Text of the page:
Monday, March 31, 2014

The little chicks love their new home.

The Brooder is ready.
We have pine shavings, diy feeder, diy water bottle, diy mini roost & a heat lamp. 

 No, they aren't getting Greek yogurt. It's "starter feed" for chicks. But down the road we'll give them yogurt. I've read that is a yummy treat chickens enjoy.

They figured out how to drink from the poultry nipples very quick. When they peck at it, a little water drips down. It is so cute watching them get little drinks.

Oh, and we've named them. And yes, we can tell them apart. Although sometimes I have to look at my list where I wrote the descriptions of what makes each of them just a little different. So the girls would like to introduce the little girls:
Penny - the Black COPPER Maran
Pepper - a Black Australorp
Penelope - the other BA
Scarlet - A Rhode Island Red
Red Robin - The other RIR
Rose - a lighter red chicken (Red Star)
Jeanne (an Easter Egger named after Nana)
Clairese (an EE named after Mimi)
Sue (an EE that we think is a it could be a boy named Sue)
Lady Egg (an EE...get it? Lay D egg!)

Friday, March 28, 2014

Getting Ready for Chickens

A few months ago, we finally closed on a home with some land. After months of looking, we found the perfect place for us. We're ready to dive into the farm life! First animals on the list: Pets for Kayleigh & Paige! 3 cats & a dog, to be exact.
But top on my list: CHICKENS! I've always wanted chickens. They will be fun to keep...I've heard they can be very entertaining....and I'm so excited about gathering the fresh eggs. We are converting one of our carports into a chicken garage, I mean coop.
We have a lot of clean-up ahead of us: lots of mowing, raking & tree trimming. Jeremy swept about 5 years worth of leaves off the carport. This photo shows one roof finished & one roof to go.
Then he cleaned off the barn roof. Fortunately it has a metal roof so the sitting leaves did not cause any damage.
Next we built a brooder that we'll keep in our barn. It will comfortable hold 20-25 chickens until they are 4-5 weeks old, at which time the coop will be finished...right? right? RIGHT!!!!
I put in a divider to keep the chickens and the mess a little more contained. When they get bigger, I can take out the divider.

A dual purpose brooder: If Kayleigh & Paige misbehave, they'll have to spend the night IN THE BOX!

See that headboard in the background? Watch for a future post to see where that turns up in the chicken coop.

We picked up 10 chicks today from a local breeder. We're going to get 10-15 more in a couple of weeks when some other breeds are ready. The 10 we got today:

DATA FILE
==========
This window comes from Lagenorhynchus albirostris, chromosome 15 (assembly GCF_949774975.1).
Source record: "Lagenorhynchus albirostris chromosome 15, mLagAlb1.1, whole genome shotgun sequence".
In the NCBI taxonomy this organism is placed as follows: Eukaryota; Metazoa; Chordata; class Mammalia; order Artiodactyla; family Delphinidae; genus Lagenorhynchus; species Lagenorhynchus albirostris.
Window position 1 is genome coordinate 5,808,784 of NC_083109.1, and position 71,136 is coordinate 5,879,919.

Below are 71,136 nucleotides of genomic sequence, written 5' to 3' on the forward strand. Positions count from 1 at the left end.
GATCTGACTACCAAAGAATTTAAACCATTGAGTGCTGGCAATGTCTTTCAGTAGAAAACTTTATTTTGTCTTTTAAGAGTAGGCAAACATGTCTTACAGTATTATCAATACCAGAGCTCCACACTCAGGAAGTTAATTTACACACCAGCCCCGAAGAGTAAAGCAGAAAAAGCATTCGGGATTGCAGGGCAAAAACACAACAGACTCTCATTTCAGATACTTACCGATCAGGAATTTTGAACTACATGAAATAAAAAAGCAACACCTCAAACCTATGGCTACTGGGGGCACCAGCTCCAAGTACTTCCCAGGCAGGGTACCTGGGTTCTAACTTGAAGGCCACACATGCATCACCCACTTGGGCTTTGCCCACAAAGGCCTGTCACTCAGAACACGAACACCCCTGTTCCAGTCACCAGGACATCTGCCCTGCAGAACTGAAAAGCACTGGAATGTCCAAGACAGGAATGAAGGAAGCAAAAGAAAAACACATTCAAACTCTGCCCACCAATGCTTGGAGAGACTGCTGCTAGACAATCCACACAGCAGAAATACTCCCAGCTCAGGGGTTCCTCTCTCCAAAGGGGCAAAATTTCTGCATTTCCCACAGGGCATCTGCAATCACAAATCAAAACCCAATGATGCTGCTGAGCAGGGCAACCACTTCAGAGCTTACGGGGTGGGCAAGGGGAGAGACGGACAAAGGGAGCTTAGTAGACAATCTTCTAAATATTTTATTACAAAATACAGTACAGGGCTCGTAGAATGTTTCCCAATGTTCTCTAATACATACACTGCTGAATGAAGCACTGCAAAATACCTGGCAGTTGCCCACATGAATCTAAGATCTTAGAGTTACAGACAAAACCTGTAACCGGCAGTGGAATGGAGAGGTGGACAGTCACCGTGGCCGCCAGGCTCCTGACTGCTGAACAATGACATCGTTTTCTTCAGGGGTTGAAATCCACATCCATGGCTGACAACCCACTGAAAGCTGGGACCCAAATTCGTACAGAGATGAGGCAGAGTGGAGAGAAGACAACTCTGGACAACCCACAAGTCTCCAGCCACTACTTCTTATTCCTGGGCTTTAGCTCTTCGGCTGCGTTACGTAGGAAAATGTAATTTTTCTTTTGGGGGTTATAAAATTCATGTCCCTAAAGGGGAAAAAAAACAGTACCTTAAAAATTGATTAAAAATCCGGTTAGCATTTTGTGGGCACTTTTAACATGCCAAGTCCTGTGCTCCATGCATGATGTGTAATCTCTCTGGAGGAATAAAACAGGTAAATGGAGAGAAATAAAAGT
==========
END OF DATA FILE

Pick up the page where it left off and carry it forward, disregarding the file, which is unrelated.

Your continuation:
2 Rhode Island Reds (brown eggs)
1 Black Copper Maran (dark chocolate brown eggs)
4 Easter Eggers (blue or green eggs)
1 Red Star (dark brown eggs)
2 Black Australorps (brown eggs)
The egg color applies only if these chicks actually turn out to be all female. The lady says she "guarantees" her chicks and if any of them are roos, we can return. So....we shall see!  But in the meantime, I have two very excited chicken caretakers.

(The chicks will stay in our laundry/utility room for a few nights....then we'll move them to the barn brooder)

Thursday, March 13, 2014

DIY Double Barn Doors

After recently moving into somewhat of a "fixer-upper" house, I have a million projects and ideas in mind to make this house our home.  It seems I am adding ideas to my Pintrest boards daily. I really like the cottage/farmhouse style. I came across several tutorials on how to make your own interior barn doors on a track. We had the perfect doorway for this. It leads from our bedroom into our master bathroom. So here is one project I can check off my list!
The tutorial I found most helpful for building the door is found here. We built ours a little different. We used tounge & groove boards and then 1x4s for the framing & the "Z" design. We just used screws coming from the back to attach the 1x4s around the front. I beat up the wood by grinding rocks on it, hitting it with a hammer & pry bar (among other weird items I found in the workshop), and making nail holes.

Then I primed it with yellow primer and painted it with two coats of flat latex paint.

After it was dry, I brushed stain over the door in small sections and then wiped it off immediately to get the old, weathered look. The next day, I sprayed this side with polyurethane satin finish. I painted the other side of the door a charcoal gray color which is the side you'd see from our bathroom.


The tutorial I used to make the track can be found here. We had to use more washers between the steel bar and the stained 1x4 as well as between the steel bars & the pullys so that the doors would hang in the right spot to clear the trim & baseboards. 

I also needed to come up with something to prevent the doors from being pulled out too far from the wall. So I got four corner brackets & spray painted two of them black. On those two, I wrapped & hot glued felt around the side that could rub on the door.
Then we screwed the other ones to the baseboards on both sides of the doorway. After sliding the door back & forth and figuring exactly where to attach the other bracket, I glued them together with gorilla glue super glue. 


Here's how it looks from our bathroom: